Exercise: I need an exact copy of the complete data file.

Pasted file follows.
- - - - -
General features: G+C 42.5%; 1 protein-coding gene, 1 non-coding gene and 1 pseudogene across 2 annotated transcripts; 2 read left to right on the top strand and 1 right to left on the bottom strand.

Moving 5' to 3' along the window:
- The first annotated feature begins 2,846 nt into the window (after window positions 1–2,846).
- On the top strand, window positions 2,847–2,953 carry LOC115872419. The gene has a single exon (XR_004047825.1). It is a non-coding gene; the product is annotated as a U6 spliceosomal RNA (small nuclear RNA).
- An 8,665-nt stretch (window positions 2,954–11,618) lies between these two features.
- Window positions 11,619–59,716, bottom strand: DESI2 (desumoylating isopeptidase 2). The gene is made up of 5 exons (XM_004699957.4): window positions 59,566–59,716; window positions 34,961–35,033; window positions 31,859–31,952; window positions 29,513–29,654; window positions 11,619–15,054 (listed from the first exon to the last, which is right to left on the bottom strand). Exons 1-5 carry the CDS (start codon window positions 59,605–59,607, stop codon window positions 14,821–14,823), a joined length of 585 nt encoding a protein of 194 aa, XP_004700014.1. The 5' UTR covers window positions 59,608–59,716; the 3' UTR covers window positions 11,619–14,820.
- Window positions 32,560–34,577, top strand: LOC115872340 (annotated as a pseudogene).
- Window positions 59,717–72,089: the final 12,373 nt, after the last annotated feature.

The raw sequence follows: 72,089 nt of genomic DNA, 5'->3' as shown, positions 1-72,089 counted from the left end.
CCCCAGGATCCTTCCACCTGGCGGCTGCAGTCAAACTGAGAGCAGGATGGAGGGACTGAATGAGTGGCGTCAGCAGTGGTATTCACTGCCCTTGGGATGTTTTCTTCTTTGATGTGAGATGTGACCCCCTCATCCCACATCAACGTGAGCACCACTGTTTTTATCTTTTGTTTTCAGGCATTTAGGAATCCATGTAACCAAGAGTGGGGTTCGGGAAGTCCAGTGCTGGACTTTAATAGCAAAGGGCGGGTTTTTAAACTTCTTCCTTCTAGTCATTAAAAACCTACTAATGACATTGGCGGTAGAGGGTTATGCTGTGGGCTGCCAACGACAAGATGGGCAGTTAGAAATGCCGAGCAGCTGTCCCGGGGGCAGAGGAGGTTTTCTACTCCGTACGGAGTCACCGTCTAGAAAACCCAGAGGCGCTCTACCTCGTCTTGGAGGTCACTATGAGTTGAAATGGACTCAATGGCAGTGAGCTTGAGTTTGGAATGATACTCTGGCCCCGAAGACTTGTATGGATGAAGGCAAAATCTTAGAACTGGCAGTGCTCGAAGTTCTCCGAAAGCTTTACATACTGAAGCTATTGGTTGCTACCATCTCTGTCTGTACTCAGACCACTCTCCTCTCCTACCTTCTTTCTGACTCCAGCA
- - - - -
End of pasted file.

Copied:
General features: G+C 42.5%; 1 protein-coding gene, 1 non-coding gene and 1 pseudogene across 2 annotated transcripts; 2 read left to right on the top strand and 1 right to left on the bottom strand.

Moving 5' to 3' along the window:
- The first annotated feature begins 2,846 nt into the window (after window positions 1–2,846).
- On the top strand, window positions 2,847–2,953 carry LOC115872419. The gene has a single exon (XR_004047825.1). It is a non-coding gene; the product is annotated as a U6 spliceosomal RNA (small nuclear RNA).
- An 8,665-nt stretch (window positions 2,954–11,618) lies between these two features.
- Window positions 11,619–59,716, bottom strand: DESI2 (desumoylating isopeptidase 2). The gene is made up of 5 exons (XM_004699957.4): window positions 59,566–59,716; window positions 34,961–35,033; window positions 31,859–31,952; window positions 29,513–29,654; window positions 11,619–15,054 (listed from the first exon to the last, which is right to left on the bottom strand). Exons 1-5 carry the CDS (start codon window positions 59,605–59,607, stop codon window positions 14,821–14,823), a joined length of 585 nt encoding a protein of 194 aa, XP_004700014.1. The 5' UTR covers window positions 59,608–59,716; the 3' UTR covers window positions 11,619–14,820.
- Window positions 32,560–34,577, top strand: LOC115872340 (annotated as a pseudogene).
- Window positions 59,717–72,089: the final 12,373 nt, after the last annotated feature.

The raw sequence follows: 72,089 nt of genomic DNA, 5'->3' as shown, positions 1-72,089 counted from the left end.
CCCCAGGATCCTTCCACCTGGCGGCTGCAGTCAAACTGAGAGCAGGATGGAGGGACTGAATGAGTGGCGTCAGCAGTGGTATTCACTGCCCTTGGGATGTTTTCTTCTTTGATGTGAGATGTGACCCCCTCATCCCACATCAACGTGAGCACCACTGTTTTTATCTTTTGTTTTCAGGCATTTAGGAATCCATGTAACCAAGAGTGGGGTTCGGGAAGTCCAGTGCTGGACTTTAATAGCAAAGGGCGGGTTTTTAAACTTCTTCCTTCTAGTCATTAAAAACCTACTAATGACATTGGCGGTAGAGGGTTATGCTGTGGGCTGCCAACGACAAGATGGGCAGTTAGAAATGCCGAGCAGCTGTCCCGGGGGCAGAGGAGGTTTTCTACTCCGTACGGAGTCACCGTCTAGAAAACCCAGAGGCGCTCTACCTCGTCTTGGAGGTCACTATGAGTTGAAATGGACTCAATGGCAGTGAGCTTGAGTTTGGAATGATACTCTGGCCCCGAAGACTTGTATGGATGAAGGCAAAATCTTAGAACTGGCAGTGCTCGAAGTTCTCCGAAAGCTTTACATACTGAAGCTATTGGTTGCTACCATCTCTGTCTGTACTCAGACCACTCTCCTCTCCTACCTTCTTTCTGACTCCAGCA